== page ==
Earlier this week the National Post ran a story titled Video Theft May Rise in Canada. The story is interesting as it demonstrates that the headlines on peer-to-peer may not be changing, but the underlying story certainly is. The article is not what you might think – rather than yet another story alleging Canadian movie piracy or weak copyright laws, it is actually focused on how Canadians may not immediately benefit from the push to online video in the U.S. since many U.S. broadcasters will block out Canadian users.
What does that have to do with "video theft"? Other than the unnecessary use of a sensational headline based on the mistaken premise that this is a piracy issue, there is a brief reference in the article that notes that more Canadians will download television shows through peer-to-peer networks if they are blocked out of U.S. streams. Of course, the same shows are freely available on television, so this form of "piracy" is merely device shifting freely available content from one screen to another.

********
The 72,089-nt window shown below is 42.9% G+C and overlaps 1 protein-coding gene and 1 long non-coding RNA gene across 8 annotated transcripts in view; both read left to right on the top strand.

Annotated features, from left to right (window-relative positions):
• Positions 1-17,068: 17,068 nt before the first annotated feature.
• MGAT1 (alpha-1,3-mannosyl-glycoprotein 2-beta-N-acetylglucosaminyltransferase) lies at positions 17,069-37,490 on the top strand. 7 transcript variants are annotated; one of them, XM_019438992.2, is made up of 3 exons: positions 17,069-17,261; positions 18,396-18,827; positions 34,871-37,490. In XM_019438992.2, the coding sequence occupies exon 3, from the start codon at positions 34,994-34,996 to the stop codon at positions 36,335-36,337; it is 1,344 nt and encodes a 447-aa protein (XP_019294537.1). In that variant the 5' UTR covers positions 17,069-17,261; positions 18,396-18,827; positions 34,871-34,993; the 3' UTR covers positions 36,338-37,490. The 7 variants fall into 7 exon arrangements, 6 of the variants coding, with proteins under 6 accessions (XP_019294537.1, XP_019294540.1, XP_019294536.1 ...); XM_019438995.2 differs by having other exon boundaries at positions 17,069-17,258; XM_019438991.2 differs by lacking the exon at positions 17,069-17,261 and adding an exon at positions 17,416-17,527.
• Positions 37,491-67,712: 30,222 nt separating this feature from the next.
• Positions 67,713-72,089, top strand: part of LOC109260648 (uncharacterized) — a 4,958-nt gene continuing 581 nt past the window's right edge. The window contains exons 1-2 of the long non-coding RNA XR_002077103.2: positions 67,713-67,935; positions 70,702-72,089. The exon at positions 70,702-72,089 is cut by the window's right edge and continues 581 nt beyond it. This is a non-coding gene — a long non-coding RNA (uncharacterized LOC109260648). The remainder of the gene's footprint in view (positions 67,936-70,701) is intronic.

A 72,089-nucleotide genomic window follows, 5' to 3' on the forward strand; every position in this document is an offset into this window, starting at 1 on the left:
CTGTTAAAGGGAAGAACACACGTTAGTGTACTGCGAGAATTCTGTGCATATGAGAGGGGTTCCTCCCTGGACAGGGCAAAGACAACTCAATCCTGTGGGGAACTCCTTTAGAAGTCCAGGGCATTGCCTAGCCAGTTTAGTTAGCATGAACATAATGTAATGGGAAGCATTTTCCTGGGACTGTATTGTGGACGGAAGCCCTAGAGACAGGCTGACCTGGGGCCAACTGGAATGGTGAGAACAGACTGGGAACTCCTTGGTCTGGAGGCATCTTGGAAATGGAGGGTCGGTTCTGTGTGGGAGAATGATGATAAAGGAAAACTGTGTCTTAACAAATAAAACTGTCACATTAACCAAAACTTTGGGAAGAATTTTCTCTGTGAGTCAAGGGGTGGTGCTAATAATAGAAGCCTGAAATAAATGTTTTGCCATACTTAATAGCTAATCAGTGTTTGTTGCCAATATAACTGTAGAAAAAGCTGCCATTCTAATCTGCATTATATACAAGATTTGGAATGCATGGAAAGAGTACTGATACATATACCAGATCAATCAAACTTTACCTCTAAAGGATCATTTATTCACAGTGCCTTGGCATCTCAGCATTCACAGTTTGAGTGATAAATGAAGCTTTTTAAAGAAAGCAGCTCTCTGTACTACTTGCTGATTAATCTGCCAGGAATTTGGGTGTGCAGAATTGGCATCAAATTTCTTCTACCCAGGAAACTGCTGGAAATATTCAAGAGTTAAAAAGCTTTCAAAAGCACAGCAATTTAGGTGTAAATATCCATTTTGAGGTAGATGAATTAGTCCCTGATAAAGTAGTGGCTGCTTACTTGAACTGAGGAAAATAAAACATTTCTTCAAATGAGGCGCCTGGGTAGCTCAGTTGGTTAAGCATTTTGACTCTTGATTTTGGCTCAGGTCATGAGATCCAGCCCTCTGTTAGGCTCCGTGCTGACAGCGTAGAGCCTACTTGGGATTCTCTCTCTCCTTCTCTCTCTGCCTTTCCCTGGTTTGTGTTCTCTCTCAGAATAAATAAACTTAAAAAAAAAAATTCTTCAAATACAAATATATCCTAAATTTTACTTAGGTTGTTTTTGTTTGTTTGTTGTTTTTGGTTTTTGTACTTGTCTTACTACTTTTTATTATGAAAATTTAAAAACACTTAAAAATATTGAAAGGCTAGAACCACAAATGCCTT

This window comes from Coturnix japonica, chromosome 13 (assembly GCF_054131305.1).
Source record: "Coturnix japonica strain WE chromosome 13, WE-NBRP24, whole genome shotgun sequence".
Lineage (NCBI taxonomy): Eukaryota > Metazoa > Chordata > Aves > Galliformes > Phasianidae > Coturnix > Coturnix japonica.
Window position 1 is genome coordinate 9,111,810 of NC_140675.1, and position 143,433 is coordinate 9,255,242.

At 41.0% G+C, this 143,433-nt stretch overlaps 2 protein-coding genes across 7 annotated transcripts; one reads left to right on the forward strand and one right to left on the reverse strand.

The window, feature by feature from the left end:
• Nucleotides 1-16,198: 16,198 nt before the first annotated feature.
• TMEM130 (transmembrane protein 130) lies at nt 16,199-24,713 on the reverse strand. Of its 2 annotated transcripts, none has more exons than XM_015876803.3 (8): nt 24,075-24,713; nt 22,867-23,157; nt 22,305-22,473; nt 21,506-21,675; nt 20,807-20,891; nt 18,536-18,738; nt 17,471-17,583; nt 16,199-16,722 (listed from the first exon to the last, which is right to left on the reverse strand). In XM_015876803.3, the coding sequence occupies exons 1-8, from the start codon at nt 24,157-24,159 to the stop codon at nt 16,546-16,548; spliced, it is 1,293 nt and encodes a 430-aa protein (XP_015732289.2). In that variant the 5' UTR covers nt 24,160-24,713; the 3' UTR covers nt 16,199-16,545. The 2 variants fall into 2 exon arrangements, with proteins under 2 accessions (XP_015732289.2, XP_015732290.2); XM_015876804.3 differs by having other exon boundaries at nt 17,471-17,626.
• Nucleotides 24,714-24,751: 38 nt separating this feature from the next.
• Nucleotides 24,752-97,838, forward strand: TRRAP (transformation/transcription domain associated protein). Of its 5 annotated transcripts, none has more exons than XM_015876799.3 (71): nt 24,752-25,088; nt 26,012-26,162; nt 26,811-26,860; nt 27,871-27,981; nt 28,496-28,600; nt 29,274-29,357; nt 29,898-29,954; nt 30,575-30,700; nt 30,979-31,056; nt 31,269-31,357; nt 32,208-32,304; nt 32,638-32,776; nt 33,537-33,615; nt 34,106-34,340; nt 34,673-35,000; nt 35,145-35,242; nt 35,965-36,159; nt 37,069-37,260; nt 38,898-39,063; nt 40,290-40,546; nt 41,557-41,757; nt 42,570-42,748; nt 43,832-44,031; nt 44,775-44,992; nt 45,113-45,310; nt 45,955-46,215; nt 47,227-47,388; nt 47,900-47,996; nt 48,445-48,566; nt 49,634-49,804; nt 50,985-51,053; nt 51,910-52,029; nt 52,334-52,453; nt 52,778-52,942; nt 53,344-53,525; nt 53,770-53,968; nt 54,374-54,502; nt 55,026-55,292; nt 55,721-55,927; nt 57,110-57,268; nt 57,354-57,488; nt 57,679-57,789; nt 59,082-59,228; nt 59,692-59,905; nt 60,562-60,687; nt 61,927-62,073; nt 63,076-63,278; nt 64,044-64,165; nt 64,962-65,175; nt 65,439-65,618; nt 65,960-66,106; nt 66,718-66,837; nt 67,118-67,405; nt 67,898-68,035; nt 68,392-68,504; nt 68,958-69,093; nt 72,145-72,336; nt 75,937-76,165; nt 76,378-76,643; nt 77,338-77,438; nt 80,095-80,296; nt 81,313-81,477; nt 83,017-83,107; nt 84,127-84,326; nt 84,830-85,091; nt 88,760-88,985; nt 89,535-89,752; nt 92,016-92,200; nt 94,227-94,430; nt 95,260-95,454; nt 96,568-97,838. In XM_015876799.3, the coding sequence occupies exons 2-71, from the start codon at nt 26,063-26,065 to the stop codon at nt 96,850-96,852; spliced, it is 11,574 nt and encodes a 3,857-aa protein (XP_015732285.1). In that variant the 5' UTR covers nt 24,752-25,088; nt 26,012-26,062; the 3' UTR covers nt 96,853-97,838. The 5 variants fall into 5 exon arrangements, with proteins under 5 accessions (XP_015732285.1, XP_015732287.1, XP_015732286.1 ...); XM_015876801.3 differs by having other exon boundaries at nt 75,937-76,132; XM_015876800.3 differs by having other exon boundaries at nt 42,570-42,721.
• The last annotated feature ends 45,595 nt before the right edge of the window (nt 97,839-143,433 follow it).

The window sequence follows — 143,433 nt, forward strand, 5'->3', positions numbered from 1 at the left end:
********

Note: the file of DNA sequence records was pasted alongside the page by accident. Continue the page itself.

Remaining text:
Leaving aside questions about whether this is actually a concern, I think it is noteworthy that the article flips around the conventional approach to business and peer-to-peer.